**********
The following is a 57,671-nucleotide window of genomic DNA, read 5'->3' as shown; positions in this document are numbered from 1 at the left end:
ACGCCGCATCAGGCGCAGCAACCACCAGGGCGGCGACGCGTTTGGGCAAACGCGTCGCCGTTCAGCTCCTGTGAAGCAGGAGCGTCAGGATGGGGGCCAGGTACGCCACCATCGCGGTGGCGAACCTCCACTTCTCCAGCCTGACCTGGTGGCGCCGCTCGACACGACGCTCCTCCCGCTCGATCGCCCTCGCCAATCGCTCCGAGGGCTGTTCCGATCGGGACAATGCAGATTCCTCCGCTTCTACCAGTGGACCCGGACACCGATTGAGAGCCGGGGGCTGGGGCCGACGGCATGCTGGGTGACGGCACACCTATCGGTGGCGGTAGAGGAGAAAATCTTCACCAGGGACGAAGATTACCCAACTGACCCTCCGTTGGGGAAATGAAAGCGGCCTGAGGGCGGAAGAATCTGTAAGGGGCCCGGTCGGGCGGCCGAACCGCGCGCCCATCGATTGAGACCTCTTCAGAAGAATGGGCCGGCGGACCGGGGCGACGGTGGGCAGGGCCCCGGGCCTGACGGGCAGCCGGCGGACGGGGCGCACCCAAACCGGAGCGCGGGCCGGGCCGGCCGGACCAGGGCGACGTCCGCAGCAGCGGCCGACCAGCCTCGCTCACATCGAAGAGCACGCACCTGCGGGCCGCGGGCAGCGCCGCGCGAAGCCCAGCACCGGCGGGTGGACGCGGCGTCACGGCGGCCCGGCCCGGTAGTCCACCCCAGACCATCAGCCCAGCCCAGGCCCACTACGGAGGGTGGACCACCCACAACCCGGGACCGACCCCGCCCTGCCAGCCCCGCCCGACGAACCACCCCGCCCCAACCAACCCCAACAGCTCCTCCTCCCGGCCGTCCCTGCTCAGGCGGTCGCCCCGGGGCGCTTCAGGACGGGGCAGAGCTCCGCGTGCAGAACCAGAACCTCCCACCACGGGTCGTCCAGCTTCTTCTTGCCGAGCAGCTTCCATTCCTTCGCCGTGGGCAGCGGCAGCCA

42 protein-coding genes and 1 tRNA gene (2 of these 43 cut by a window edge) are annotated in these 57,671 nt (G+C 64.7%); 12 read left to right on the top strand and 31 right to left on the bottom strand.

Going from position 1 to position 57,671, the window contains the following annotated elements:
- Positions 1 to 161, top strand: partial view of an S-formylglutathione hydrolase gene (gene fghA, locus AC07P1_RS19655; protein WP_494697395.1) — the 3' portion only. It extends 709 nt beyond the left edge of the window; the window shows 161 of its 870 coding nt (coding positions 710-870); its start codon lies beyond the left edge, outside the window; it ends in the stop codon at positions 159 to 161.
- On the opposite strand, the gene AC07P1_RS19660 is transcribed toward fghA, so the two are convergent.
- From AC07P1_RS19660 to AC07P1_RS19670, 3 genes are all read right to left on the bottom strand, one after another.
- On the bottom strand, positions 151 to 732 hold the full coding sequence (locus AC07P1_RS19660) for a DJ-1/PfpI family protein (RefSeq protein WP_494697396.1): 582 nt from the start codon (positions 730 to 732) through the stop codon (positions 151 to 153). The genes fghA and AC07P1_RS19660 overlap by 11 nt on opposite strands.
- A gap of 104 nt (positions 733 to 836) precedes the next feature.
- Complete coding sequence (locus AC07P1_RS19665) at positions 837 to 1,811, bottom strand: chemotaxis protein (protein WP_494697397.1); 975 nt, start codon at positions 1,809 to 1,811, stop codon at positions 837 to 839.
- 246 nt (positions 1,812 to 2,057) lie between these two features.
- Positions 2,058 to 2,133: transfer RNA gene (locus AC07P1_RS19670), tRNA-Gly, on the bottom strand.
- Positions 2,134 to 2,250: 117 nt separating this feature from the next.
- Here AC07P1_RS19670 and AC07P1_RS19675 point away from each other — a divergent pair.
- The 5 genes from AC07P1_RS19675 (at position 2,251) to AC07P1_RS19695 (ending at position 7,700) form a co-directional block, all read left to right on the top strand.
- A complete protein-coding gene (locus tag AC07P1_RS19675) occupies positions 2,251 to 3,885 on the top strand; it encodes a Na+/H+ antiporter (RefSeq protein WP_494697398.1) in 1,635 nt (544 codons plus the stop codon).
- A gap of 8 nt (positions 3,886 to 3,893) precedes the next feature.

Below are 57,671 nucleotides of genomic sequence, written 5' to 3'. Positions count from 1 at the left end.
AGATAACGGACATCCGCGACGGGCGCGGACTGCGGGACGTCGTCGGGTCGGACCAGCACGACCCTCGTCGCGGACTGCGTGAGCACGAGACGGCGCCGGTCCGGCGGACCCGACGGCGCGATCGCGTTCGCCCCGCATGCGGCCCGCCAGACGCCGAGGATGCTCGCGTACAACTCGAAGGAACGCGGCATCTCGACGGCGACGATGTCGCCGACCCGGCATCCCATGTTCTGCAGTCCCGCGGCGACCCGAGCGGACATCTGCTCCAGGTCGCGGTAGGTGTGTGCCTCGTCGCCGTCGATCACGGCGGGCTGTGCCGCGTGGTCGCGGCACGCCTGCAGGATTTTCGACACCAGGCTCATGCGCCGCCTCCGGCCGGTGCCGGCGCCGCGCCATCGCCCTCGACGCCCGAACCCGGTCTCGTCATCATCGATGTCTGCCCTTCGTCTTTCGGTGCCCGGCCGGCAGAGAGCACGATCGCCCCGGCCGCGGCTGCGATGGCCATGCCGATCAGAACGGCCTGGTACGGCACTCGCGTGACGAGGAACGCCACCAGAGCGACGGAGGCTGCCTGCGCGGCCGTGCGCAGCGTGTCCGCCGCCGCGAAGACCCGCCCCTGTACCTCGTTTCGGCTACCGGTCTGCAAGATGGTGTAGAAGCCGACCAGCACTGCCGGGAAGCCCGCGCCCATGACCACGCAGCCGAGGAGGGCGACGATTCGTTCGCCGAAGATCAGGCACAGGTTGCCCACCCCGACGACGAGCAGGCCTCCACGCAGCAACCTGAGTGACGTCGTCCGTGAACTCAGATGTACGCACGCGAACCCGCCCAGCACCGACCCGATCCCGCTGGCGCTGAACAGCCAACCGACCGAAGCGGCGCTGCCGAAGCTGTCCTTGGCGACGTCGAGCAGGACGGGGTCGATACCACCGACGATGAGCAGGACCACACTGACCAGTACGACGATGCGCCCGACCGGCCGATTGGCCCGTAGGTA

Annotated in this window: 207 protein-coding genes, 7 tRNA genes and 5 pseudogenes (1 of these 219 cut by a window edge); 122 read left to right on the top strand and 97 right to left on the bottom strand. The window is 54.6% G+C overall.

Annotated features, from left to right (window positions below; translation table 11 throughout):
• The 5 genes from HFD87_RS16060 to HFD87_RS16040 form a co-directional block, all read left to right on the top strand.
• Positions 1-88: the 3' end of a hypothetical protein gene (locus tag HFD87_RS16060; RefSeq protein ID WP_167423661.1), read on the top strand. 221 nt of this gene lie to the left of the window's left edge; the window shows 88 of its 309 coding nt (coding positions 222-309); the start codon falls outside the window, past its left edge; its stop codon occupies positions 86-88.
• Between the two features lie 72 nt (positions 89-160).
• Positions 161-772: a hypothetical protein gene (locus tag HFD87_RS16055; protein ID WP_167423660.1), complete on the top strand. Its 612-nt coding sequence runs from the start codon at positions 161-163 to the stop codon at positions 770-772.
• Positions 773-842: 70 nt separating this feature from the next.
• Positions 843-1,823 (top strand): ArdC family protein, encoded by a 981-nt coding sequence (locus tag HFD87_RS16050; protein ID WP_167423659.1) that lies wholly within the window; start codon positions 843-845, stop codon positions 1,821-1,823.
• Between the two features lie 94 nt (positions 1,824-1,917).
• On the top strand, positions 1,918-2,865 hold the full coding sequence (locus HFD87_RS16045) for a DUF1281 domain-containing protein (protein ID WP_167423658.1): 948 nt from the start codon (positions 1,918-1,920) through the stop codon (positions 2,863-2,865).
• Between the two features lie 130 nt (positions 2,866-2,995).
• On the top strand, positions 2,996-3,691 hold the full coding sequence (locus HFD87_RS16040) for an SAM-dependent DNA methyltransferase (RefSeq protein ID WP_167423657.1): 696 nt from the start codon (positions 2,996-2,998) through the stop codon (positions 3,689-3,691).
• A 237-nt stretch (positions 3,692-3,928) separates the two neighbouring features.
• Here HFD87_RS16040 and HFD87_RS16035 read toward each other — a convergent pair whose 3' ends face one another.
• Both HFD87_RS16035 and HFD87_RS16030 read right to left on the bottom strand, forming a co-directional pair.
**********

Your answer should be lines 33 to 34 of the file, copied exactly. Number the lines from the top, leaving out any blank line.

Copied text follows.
• Here HFD87_RS16040 and HFD87_RS16035 read toward each other — a convergent pair whose 3' ends face one another.
• Both HFD87_RS16035 and HFD87_RS16030 read right to left on the bottom strand, forming a co-directional pair.